At the weekend, 1st June to be precise, Pete Johnson attempted to “Everest” Beeley Moor, aka Hell Bank in the Derbyshire Peak District.
“Everesting” is a concept formulated by George Mallory, the grandson of… George Mallory, who attempted to climb Mount Everest in the 1920s. In the early nineties, George set himself the target of climbing Mount Donna Buang 8 times, a total of 8800m, roughly the height of Mount Everest – on his bike. An account of his attempts can be read here. He eventually climbed it 10 times in succession. And all this in preparation for his attempt on the north ridge of Everest in 1995.
Since then everesting has very slowly caught on to the extent that 67 people world-wide (2 in UK) have attained the title of “Everester”.
As of 1st June Pete Johnson made it 68 and 3 in UK.
I discovered Everesting through a tweet by Pete Johnson a day or two prior to his attempt. Living only a few miles from Beeley Moor, and having climbed it a few times on the Fusion CC Sunday club runs I was intrigued. Pete’s donation page stated he’d have to climb Beeley Moor 41 times to reach the Everest altitude of 8848m. All at one attempt, no sleeps in between – see the rules here.
I knew Pete would be starting on the Sunday morning about 06:00 and expected the attempt to take between 14-16 hours. But there was no way I’d be there at the start – not with my 70 mile ride Out in the Peaks I’d done with a friend the day before.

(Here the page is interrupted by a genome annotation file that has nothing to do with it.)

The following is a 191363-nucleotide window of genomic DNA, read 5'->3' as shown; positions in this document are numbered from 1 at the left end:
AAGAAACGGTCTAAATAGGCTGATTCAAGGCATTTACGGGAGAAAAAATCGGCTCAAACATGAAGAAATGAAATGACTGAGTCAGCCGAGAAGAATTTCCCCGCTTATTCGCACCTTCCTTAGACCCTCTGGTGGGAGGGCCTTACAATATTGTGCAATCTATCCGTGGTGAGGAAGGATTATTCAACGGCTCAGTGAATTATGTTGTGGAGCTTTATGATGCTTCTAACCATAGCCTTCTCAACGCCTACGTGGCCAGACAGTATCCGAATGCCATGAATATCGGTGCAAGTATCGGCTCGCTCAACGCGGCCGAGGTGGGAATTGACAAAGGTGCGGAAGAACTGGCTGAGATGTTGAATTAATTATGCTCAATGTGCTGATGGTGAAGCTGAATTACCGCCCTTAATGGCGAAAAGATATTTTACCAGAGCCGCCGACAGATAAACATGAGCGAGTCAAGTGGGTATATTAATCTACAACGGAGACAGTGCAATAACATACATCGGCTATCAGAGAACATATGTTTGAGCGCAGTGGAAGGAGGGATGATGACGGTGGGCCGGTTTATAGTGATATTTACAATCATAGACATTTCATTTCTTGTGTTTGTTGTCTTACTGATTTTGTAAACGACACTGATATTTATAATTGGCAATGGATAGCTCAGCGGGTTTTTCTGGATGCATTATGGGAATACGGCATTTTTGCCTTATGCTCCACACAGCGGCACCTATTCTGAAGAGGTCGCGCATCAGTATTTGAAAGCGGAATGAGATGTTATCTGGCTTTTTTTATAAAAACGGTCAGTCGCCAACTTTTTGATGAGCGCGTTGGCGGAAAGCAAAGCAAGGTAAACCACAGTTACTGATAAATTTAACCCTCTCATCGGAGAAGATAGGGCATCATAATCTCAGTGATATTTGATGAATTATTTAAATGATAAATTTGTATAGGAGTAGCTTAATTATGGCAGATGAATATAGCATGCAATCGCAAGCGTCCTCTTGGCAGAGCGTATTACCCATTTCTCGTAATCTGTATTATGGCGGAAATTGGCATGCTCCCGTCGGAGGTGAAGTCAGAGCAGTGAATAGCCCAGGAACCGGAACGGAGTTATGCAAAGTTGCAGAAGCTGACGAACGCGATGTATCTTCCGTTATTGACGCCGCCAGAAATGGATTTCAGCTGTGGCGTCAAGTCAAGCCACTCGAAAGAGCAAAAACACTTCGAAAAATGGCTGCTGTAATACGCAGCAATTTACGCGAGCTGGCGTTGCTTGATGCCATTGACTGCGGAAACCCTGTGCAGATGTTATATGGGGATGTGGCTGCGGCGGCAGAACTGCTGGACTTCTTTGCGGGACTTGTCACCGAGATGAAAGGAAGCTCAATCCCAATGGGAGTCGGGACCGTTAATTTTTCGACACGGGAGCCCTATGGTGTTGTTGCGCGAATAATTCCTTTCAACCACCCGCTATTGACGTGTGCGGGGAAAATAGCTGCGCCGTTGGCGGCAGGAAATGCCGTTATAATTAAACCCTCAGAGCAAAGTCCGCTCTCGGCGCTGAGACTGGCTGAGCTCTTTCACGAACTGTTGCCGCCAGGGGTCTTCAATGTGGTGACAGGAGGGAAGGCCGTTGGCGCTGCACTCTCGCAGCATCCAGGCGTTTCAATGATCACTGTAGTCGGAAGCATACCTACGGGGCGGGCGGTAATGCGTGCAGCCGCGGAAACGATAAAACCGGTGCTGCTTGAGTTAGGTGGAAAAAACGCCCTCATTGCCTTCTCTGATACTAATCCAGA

I eventually turned up about 15:15, and first saw Pete making his 26th ascent. I continued to the bottom of the hill to wait for him to return. On his 27th ascent I rode with him, we chatted and I asked if he’d mind me taking a few photos – he was fine with that.
Over the course of the subsequent ascents with him I learnt he competed in audaxs on a monthly basis and how on the London-Edinburgh-London event he did it in 3 days with a total of only 6 hours sleep! This probably explains why he didn’t need to train for this attempt.
All in all I did 6 ascents with him, but I had the luxury of spreading them out over the remaining ascents he still had to do. And I can tell you those 6 were enough! In between I took some photos of him ascending and descending and, of course, one of him crossing the finishing line. But not before a bit of drama.
On the penultimate ascent I said I would wait at the top so I could get that shot of him crossing the finishing line. However, I got a bit concerned when he became overdue for that last ascent. Fact is the light was rapidly diminishing and I had no front light for the journey home.
But I couldn’t leave without first checking to see if he was OK. So I started back down the hill only to see him coming towards me. I hastily turned around and headed back to the finish line where I snapped him just in time.
Turns out his GPS unit, the Garmin Edge 800, stopped recording – it wasn’t that the unit had run out of juice (there was a spare power unit attached). In the end he switched to a spare GPS unit before continuing the final ascent.
Here are some of the photos I took: